By day, heat gushes from the radiators at full blast. Even now, in coldest winter, he is forced to keep the window open. At night, however, there is no heat at all. He sleeps fully clothed, with two or three sweaters, curled up tightly in a sleeping bag. During the weekends, the heat is off altogether, both day and night, and there have been times lately when he has sat at his table, trying to write, and could not feel the pen in his hand anymore. In itself, this lack of comfort does not disturb him. But it has the effect of keeping him off balance, of prodding him into a state of constant inner watchfulness. In spite of what it might seem to be, this room is not a retreat from the world. There is nothing here to welcome him, no promise of a soma holiday to woo him into oblivion. These four walls hold only the signs of his own disquiet, and in order to find some measure of peace in these surroundings, he must dig more and more deeply into himself. But the more he digs, the less there will be to go on digging into. This seems undeniable to him. Sooner or later, he is bound to use himself up.When night comes, the electricity dims to half-strength, then goes up again, then comes down, for no apparent reason. It is as though the lights were controlled by some prankster deity. Con Edison has no record of the place, and no one has ever had to pay for power. At the same time, the phone company has refused to acknowledge A.’s existence. The phone has been here for nine months, functioning without a flaw, but he had not yet received a bill for it. When he called the other day to straighten out the problem, they insisted they had never heard of him. Somehow, he has managed to escape the clutches of the computer, and none of his calls has ever been recorded. His name is off the books. If he felt like it, he could spend his idle moments making free calls to faraway places. But the fact is, there is no one he wants to talk to. Not in California, not in Paris, not in China. The world has shrunk to the size of this room for him, and for as long as it takes him to understand it, he must stay where he is.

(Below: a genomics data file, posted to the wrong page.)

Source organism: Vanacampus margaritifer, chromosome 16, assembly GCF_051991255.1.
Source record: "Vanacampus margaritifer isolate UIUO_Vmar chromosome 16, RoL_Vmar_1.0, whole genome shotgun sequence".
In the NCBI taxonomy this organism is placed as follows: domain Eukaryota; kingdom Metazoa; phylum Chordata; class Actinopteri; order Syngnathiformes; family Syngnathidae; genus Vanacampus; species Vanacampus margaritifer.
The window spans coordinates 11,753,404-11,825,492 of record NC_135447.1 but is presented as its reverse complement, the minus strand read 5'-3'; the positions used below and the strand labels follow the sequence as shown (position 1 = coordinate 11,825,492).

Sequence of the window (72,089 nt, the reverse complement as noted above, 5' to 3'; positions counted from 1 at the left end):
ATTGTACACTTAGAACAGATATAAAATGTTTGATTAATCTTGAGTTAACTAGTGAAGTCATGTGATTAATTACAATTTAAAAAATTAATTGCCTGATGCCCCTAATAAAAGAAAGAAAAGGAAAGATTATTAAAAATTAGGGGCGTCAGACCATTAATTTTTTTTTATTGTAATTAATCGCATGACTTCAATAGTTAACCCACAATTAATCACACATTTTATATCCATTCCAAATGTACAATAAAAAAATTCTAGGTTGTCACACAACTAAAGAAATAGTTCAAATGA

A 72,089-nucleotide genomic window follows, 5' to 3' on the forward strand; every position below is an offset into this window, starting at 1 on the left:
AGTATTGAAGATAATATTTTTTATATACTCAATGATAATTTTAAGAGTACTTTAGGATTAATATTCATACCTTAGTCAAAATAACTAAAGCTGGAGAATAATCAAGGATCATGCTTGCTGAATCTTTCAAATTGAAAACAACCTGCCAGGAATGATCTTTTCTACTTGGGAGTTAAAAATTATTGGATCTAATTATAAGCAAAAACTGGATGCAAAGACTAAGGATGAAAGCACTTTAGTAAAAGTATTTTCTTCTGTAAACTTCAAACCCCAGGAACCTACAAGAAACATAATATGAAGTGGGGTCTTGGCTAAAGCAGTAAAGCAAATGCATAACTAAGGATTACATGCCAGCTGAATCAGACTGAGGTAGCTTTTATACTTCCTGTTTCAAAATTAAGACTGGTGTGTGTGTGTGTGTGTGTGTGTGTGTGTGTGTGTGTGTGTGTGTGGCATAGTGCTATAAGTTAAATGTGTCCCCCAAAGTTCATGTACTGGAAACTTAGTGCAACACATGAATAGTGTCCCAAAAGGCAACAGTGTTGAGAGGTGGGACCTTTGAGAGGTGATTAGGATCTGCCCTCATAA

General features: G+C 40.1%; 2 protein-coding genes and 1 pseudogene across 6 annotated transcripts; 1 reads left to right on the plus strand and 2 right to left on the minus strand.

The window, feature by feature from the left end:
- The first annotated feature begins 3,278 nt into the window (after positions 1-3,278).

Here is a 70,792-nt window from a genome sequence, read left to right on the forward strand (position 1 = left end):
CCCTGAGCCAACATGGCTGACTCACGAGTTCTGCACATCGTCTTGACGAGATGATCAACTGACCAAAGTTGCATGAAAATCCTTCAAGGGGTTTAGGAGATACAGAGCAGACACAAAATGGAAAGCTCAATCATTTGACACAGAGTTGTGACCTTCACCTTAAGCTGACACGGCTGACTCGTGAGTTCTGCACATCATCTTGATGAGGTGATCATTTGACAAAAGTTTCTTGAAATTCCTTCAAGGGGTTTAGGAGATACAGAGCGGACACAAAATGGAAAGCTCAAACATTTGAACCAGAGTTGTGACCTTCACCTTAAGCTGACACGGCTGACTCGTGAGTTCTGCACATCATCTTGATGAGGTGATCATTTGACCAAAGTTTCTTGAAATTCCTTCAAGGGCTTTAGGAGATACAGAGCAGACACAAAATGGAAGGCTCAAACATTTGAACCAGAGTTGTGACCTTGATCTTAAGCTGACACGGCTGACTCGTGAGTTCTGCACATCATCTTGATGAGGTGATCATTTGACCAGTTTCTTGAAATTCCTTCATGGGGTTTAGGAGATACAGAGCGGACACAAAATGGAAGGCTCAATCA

Paul Auster, The Invention of Solitude